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Internoscia v. Internoscia

October 10, 2007

KIM INTERNOSCIA, PLAINTIFF-APPELLANT,
v.
DAVID INTERNOSCIA, DEFENDANT-RESPONDENT.



On appeal from the Superior Court of New Jersey, Chancery Division, Family Part, Bergen County, FM-02-775-05.

Per curiam.

NOT FOR PUBLICATION WITHOUT THE APPROVAL OF THE APPELLATE DIVISION

Submitted September 24, 2007

Before Judges Lintner and Sabatino.

Kim Internoscia ("the mother") appeals an October 20, 2006 order of the Family Part. The order denied the mother's post-judgment motion to transfer from David Internoscia ("the father") primary residential custody of the parties' twin daughters. The order also denied the mother's application to lift previously-imposed restraints on the daughters' contact with the mother's boyfriend. We affirm.

After an eight-year marriage, the parties divorced on August 29, 2005. They have two children, twin girls who were born in March 2002. Pursuant to the agreed-upon terms of the Final Judgment of Divorce ("FJD"), both parties would share legal custody of the twins, with the mother designated as the parent with primary residential custody. The father was allotted parenting time on alternate weekends and two other evenings per week, one of them a weekday overnight.

The FJD also specified that the mother's boyfriend, who she had begun seeing when the parties had separated, would not be allowed in the children's presence. That prohibition arose out of facts uncovered by a private investigator hired by the father during the pendency of the divorce, who discovered that the boyfriend had a suspended driver's license that would not be restored until the year 2012, multiple DUI convictions, and a conviction in North Carolina for the possession of drug paraphernalia.

Within days of the uncontested divorce proceeding, the mother embarked on a vacation with the twins and her boyfriend, in violation of the FJD. The father promptly sought an emergent transfer of primary custody of the twins. As a result of that application, the Family Part ordered on September 30, 2005, that the parties would have temporary shared physical custody of the twins, pending a court-ordered custody evaluation, drug testing, and a full hearing.

The mother's drug tests of September 2005 and November 2005 revealed amphetamines in her system, and the October 2005 test showed that her urine specimen had been diluted. She contended that the positive results were caused by diet pills she had been prescribed, and that she had stopped taking them in November 2005.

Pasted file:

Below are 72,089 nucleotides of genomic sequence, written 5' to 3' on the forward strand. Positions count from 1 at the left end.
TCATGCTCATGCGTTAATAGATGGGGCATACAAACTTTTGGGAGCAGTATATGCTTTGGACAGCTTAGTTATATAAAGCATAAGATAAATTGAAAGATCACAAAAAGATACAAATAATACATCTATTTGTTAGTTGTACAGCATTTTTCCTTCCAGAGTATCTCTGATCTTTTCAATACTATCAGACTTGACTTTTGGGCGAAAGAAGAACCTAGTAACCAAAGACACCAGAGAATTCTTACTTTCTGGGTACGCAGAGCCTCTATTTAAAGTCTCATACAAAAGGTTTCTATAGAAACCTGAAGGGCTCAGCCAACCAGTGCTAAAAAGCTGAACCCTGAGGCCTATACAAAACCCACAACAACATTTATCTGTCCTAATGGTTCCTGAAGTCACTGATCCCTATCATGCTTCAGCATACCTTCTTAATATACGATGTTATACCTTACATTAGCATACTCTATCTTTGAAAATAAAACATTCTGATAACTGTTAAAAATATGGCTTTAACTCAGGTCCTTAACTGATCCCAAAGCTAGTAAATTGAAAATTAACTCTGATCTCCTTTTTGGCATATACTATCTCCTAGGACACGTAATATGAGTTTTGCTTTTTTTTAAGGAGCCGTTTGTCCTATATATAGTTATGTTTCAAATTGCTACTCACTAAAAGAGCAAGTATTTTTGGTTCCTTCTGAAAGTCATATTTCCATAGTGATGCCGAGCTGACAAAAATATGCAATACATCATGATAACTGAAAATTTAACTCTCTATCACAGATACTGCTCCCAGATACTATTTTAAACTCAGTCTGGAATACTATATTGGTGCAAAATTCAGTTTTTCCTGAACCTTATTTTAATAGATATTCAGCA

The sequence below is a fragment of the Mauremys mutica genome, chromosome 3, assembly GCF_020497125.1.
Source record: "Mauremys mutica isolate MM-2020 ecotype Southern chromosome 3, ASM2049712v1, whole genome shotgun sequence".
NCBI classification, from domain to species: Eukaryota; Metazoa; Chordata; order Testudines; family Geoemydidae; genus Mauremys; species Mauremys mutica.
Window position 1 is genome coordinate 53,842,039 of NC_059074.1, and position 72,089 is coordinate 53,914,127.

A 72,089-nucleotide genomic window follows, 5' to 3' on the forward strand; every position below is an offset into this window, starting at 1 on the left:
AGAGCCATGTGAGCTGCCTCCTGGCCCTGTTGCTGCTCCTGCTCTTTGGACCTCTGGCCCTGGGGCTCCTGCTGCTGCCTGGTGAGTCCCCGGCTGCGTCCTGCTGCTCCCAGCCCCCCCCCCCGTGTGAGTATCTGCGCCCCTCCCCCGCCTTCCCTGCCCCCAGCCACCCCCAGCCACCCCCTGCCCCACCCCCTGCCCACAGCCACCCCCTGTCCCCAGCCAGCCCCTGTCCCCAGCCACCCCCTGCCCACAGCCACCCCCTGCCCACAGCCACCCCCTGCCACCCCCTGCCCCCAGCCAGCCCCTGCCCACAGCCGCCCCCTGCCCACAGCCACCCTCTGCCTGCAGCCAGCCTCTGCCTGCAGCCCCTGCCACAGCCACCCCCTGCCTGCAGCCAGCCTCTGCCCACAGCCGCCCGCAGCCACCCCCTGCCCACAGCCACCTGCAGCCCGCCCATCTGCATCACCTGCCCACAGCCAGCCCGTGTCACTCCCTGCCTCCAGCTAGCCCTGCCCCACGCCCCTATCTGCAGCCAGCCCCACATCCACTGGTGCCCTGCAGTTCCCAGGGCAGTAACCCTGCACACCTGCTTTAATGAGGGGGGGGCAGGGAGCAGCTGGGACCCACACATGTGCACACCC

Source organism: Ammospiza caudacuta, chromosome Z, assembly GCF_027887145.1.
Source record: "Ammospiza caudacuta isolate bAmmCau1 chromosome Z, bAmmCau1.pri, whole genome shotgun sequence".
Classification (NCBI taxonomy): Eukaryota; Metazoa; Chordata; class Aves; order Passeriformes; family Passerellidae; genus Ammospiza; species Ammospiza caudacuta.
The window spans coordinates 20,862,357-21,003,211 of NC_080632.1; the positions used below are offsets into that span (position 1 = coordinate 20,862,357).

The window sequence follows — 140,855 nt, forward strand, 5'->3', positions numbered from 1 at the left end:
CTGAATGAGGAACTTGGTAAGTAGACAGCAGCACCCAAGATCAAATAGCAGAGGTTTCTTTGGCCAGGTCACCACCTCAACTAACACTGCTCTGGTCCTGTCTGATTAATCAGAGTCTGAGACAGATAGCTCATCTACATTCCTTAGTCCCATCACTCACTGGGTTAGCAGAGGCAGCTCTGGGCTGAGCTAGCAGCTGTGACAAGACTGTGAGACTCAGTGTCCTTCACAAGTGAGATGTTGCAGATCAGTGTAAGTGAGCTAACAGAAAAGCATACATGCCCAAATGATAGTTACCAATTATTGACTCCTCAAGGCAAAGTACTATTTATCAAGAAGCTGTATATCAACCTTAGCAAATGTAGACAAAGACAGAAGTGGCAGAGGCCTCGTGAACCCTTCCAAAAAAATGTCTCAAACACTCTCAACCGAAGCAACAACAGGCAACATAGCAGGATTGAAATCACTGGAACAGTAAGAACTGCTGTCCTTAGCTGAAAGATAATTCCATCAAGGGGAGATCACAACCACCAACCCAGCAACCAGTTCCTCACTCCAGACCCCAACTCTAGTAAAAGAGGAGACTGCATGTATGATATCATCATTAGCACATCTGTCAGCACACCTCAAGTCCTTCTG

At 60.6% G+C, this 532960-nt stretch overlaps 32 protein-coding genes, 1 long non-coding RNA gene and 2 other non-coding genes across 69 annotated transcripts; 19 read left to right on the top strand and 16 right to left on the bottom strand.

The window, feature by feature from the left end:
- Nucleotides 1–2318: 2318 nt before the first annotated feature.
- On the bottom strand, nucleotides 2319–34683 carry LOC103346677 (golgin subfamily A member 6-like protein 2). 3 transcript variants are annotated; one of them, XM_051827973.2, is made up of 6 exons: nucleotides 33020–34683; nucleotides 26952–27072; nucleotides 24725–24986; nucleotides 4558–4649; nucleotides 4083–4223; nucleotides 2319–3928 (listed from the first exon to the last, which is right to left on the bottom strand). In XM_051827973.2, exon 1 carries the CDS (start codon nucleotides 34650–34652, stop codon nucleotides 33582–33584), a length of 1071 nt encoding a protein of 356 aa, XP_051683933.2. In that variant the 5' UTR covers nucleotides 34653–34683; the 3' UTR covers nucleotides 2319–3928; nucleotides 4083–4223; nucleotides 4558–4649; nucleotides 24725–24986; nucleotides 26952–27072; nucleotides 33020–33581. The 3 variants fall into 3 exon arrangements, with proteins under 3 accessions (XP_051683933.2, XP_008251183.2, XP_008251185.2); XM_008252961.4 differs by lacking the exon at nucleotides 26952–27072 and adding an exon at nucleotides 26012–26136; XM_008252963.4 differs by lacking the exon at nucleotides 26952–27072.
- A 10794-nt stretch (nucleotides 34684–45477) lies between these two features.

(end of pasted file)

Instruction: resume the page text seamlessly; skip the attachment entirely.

Between January and March of 2006, Dr. Judith Brown Greif, D.S.W., performed a court-ordered custody evaluation. The evaluation involved a series of interviews with the mother and father, both alone and accompanied by their children. Additionally, Dr. Greif interviewed the mother's boyfriend, the twins' daycare teachers, and the father's therapist.

In her twenty-page report to the court and the parties, Dr. Greif concluded in March 2006 that, although both parents were loving and attentive to the twins, the father demonstrated "a better ability to separate out his own needs from those of the children." Dr. Greif further opined:

While there is no question about [the mother's] attachment to the children, she has demonstrated poor judgment and a diminished understanding of the consequences of her actions. She has made [her boyfriend] a priority in her life and has disobeyed [c]court [o]rders and placed her access to the children at risk because of her desire to be with him.

As an example of the mother's "poor judgment," Dr. Greif cited her taking a family vacation with the girls and her boyfriend in disregard of the FJD. The expert also noted the mother had asked her boyfriend to drive her car, despite knowing that he had no license.

In her interview with Dr. Greif about these matters, the mother claimed that, at the time of her vacation, she did not understand the court's order restricting the twins' contact with her boyfriend. Moreover, she claimed that she did not think the father would enforce it. However, the mother also admitted to Dr. Greif that she had explained the prohibition to her boyfriend prior to their vacation. As to the incident of the boyfriend driving her car without a valid license, ...


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